Zhou Min, an official from Tai'an City, said the Internet helped broaden farmers' horizons. "Farmers' awareness of democracy and participation in politics has strengthened," he said. "Villagers now actively participate in online voting for the re-election of village committees."
Over the past seven years in Dutou Village, Liuyang City of Hunan Province, famous for its flowers and plants, more than half the villagers have bought computers and gained access to the Internet.
"The village has set an exemplary role in the drive to spread access to information throughout the province," said Party secretary Yi Shuguang. "Villagers now sell their flowers and plants to all parts of the country through the Internet."
In this picture taken in August 2003, telecommunication technicians install broadband networks for farmers living in remote rural areas in Shaoyang County, Hunan Province.
Su Xuege and his son are renowned "gardening experts" in the village. In 2000 Su bought a computer and started online sales of flowers and plants. "We have developed a good sales network," he said. "Each year we spend 30,000-50,000 yuan (US$4,024.79-6,707.99) on advertising. We used to go out and contact clients by ourselves, but now they contact us."
Villager Xie Houqiang said he likes to surf the Internet for the latest news on agricultural polices. For example, he is well versed on the latest 17th National Congress of the Communist Party of China from his daily surfing.
Xie said that he has many online chats with web friends. "We exchange information on gardening," he said.
Villager Liu Guiyun, 64, said villagers in his village started gardening business in the early 1980s and online sales began to get popular five years ago.
According to Liu's family, living in urban areas is not as good as life in rural areas. "Some urban people's incomes are not as high as ours, and the air quality in cities is not as good as in the countryside, either."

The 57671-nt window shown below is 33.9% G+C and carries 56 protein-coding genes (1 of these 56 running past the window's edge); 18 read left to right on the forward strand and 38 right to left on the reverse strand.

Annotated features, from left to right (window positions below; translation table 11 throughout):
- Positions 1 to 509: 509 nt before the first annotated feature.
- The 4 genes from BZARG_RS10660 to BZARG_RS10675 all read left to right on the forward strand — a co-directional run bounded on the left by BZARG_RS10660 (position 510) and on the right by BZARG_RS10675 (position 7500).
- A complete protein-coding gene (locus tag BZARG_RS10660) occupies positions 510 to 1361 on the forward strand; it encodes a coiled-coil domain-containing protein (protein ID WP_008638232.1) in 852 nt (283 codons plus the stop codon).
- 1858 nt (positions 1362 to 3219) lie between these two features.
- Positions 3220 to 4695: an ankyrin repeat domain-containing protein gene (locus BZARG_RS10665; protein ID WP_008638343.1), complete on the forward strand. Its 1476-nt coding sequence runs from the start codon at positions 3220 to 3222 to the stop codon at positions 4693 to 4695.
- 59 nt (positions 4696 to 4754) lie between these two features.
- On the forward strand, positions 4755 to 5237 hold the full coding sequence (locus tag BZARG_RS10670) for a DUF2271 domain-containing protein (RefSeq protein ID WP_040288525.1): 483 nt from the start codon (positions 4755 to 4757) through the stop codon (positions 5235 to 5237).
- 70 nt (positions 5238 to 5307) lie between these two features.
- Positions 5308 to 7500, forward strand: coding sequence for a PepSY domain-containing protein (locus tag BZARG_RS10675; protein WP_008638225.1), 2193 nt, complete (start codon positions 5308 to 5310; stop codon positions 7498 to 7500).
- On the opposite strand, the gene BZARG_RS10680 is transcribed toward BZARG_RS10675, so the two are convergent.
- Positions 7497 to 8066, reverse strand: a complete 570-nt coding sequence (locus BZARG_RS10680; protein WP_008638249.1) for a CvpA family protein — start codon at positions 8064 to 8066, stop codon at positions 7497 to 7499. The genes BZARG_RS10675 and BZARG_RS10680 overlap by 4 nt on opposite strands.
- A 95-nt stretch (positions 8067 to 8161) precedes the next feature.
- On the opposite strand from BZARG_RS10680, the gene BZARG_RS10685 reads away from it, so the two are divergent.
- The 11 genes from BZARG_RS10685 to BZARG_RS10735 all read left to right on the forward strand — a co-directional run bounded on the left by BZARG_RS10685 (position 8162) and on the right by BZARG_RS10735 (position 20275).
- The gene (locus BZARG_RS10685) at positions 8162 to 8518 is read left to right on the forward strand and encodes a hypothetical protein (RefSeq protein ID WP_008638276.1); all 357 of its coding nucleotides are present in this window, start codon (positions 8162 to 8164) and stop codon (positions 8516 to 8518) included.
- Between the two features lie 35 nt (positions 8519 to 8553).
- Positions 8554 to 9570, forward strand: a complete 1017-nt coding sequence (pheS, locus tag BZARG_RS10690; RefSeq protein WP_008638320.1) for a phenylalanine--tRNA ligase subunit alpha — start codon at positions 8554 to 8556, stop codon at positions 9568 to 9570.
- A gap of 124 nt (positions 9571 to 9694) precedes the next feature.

Currently, Liu's business extends to Hong Kong and Macao. "No villagers work outside. We employ people to work for us. We pay them about 60 yuan (US$8.05) every day. Many people come to our village to find jobs."
"We used to spend more than 100,000 yuan (US$13,415.98) on business trips and production processes were greatly delayed by this," said Liu. "Through online business, we get better and more timely information and have saved both time and expenditure."
A recent report from the National Development and Reform Commission (NDRC) said the rapidly improving telecommunications infrastructure in rural areas has facilitated the increase of Internet users. In its 11th Five-Year Program (2006-2010), the Ministry of Information Industry vowed to extend phone services to every village and enable every township to gain access to the Internet.
In the Xinhua picture from late August, farmer Zhang Jinlin (first on the right) enjoys broadband Internet service with his family at home in Geqi Village, Minnan County of Fujian Province.
The main rural Internet users are young farmers and migrant workers, who can use computers to enjoy online music, games, and videos as skillfully as urban users. They also use the Internet to access agricultural information and technologies, including the market price for produce. However, unlike their urban counterparts, rural net users at present rarely use the Internet for news, online shopping, online banking, and trading stocks.
Liu Manqiang, deputy director of the Information Research Center under the Chinese Academy of Social Sciences, said that this could "bring about huge added value. An important goal of the country's information drive is to enable more farmers to benefit from the development of the information industry."
(China.org.cn by Li Jingrong November 5, 2007)